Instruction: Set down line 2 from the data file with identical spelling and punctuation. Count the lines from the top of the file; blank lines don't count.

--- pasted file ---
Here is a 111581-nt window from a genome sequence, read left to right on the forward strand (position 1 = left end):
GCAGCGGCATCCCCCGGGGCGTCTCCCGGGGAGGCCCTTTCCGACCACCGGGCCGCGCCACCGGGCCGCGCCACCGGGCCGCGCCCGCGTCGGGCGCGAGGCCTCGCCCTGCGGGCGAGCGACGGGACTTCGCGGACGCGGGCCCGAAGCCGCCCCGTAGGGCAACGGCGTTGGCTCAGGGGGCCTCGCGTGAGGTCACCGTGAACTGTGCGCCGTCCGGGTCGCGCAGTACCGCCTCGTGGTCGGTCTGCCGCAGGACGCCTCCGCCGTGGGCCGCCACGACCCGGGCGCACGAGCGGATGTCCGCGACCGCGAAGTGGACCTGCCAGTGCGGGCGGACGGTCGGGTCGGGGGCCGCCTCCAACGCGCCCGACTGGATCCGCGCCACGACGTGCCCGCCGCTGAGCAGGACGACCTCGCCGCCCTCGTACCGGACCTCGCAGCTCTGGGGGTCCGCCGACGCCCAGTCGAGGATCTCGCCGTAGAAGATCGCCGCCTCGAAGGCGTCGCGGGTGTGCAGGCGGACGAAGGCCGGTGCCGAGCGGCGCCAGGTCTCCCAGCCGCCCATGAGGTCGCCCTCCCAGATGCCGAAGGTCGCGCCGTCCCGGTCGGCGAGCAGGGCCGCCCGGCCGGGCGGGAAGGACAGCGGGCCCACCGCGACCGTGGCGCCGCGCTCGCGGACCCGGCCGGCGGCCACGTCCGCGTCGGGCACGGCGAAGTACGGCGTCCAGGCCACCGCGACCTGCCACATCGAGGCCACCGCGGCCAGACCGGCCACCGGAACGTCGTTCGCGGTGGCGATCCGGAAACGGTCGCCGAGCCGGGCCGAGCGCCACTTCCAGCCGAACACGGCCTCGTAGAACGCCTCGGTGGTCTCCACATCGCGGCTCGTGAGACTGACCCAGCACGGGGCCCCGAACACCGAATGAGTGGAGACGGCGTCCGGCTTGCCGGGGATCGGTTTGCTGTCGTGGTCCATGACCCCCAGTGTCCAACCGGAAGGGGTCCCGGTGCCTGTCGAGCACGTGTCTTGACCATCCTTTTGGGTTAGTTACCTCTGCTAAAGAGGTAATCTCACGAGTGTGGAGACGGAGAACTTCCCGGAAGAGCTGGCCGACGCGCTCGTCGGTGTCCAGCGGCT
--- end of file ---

GCAGCGGCATCCCCCGGGGCGTCTCCCGGGGAGGCCCTTTCCGACCACCGGGCCGCGCCACCGGGCCGCGCCACCGGGCCGCGCCCGCGTCGGGCGCGAGGCCTCGCCCTGCGGGCGAGCGACGGGACTTCGCGGACGCGGGCCCGAAGCCGCCCCGTAGGGCAACGGCGTTGGCTCAGGGGGCCTCGCGTGAGGTCACCGTGAACTGTGCGCCGTCCGGGTCGCGCAGTACCGCCTCGTGGTCGGTCTGCCGCAGGACGCCTCCGCCGTGGGCCGCCACGACCCGGGCGCACGAGCGGATGTCCGCGACCGCGAAGTGGACCTGCCAGTGCGGGCGGACGGTCGGGTCGGGGGCCGCCTCCAACGCGCCCGACTGGATCCGCGCCACGACGTGCCCGCCGCTGAGCAGGACGACCTCGCCGCCCTCGTACCGGACCTCGCAGCTCTGGGGGTCCGCCGACGCCCAGTCGAGGATCTCGCCGTAGAAGATCGCCGCCTCGAAGGCGTCGCGGGTGTGCAGGCGGACGAAGGCCGGTGCCGAGCGGCGCCAGGTCTCCCAGCCGCCCATGAGGTCGCCCTCCCAGATGCCGAAGGTCGCGCCGTCCCGGTCGGCGAGCAGGGCCGCCCGGCCGGGCGGGAAGGACAGCGGGCCCACCGCGACCGTGGCGCCGCGCTCGCGGACCCGGCCGGCGGCCACGTCCGCGTCGGGCACGGCGAAGTACGGCGTCCAGGCCACCGCGACCTGCCACATCGAGGCCACCGCGGCCAGACCGGCCACCGGAACGTCGTTCGCGGTGGCGATCCGGAAACGGTCGCCGAGCCGGGCCGAGCGCCACTTCCAGCCGAACACGGCCTCGTAGAACGCCTCGGTGGTCTCCACATCGCGGCTCGTGAGACTGACCCAGCACGGGGCCCCGAACACCGAATGAGTGGAGACGGCGTCCGGCTTGCCGGGGATCGGTTTGCTGTCGTGGTCCATGACCCCCAGTGTCCAACCGGAAGGGGTCCCGGTGCCTGTCGAGCACGTGTCTTGACCATCCTTTTGGGTTAGTTACCTCTGCTAAAGAGGTAATCTCACGAGTGTGGAGACGGAGAACTTCCCGGAAGAGCTGGCCGACGCGCTCGTCGGTGTCCAGCGGCT